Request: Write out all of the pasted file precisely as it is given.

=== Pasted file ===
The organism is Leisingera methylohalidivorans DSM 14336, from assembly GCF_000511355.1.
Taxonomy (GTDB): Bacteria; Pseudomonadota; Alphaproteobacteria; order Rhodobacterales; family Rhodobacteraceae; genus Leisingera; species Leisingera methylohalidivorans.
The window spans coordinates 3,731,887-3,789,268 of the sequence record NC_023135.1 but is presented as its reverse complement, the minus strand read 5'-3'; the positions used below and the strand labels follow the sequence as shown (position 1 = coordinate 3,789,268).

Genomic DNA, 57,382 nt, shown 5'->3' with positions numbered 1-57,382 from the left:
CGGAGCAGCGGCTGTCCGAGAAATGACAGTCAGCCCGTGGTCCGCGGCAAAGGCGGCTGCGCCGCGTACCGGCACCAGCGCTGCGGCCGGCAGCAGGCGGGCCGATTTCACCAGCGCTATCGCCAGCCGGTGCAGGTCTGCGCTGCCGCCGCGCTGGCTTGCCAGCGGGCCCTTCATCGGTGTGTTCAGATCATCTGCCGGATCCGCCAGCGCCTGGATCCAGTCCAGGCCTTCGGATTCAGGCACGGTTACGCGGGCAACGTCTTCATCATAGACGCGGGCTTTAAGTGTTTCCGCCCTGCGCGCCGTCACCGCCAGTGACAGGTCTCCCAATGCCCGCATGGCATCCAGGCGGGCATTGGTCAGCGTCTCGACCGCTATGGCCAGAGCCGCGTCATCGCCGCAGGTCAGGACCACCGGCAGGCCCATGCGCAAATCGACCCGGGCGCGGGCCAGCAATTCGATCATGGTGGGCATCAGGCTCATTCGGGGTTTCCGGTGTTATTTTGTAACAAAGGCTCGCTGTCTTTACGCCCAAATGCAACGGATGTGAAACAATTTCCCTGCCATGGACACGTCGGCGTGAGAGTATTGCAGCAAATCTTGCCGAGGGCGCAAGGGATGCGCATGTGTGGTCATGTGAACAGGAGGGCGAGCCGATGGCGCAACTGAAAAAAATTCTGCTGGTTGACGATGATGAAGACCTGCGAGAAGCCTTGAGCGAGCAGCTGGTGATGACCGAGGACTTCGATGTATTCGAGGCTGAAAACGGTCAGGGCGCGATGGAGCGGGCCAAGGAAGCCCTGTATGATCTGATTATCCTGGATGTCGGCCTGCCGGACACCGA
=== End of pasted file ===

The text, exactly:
The organism is Leisingera methylohalidivorans DSM 14336, from assembly GCF_000511355.1.
Taxonomy (GTDB): Bacteria; Pseudomonadota; Alphaproteobacteria; order Rhodobacterales; family Rhodobacteraceae; genus Leisingera; species Leisingera methylohalidivorans.
The window spans coordinates 3,731,887-3,789,268 of the sequence record NC_023135.1 but is presented as its reverse complement, the minus strand read 5'-3'; the positions used below and the strand labels follow the sequence as shown (position 1 = coordinate 3,789,268).

Genomic DNA, 57,382 nt, shown 5'->3' with positions numbered 1-57,382 from the left:
CGGAGCAGCGGCTGTCCGAGAAATGACAGTCAGCCCGTGGTCCGCGGCAAAGGCGGCTGCGCCGCGTACCGGCACCAGCGCTGCGGCCGGCAGCAGGCGGGCCGATTTCACCAGCGCTATCGCCAGCCGGTGCAGGTCTGCGCTGCCGCCGCGCTGGCTTGCCAGCGGGCCCTTCATCGGTGTGTTCAGATCATCTGCCGGATCCGCCAGCGCCTGGATCCAGTCCAGGCCTTCGGATTCAGGCACGGTTACGCGGGCAACGTCTTCATCATAGACGCGGGCTTTAAGTGTTTCCGCCCTGCGCGCCGTCACCGCCAGTGACAGGTCTCCCAATGCCCGCATGGCATCCAGGCGGGCATTGGTCAGCGTCTCGACCGCTATGGCCAGAGCCGCGTCATCGCCGCAGGTCAGGACCACCGGCAGGCCCATGCGCAAATCGACCCGGGCGCGGGCCAGCAATTCGATCATGGTGGGCATCAGGCTCATTCGGGGTTTCCGGTGTTATTTTGTAACAAAGGCTCGCTGTCTTTACGCCCAAATGCAACGGATGTGAAACAATTTCCCTGCCATGGACACGTCGGCGTGAGAGTATTGCAGCAAATCTTGCCGAGGGCGCAAGGGATGCGCATGTGTGGTCATGTGAACAGGAGGGCGAGCCGATGGCGCAACTGAAAAAAATTCTGCTGGTTGACGATGATGAAGACCTGCGAGAAGCCTTGAGCGAGCAGCTGGTGATGACCGAGGACTTCGATGTATTCGAGGCTGAAAACGGTCAGGGCGCGATGGAGCGGGCCAAGGAAGCCCTGTATGATCTGATTATCCTGGATGTCGGCCTGCCGGACACCGA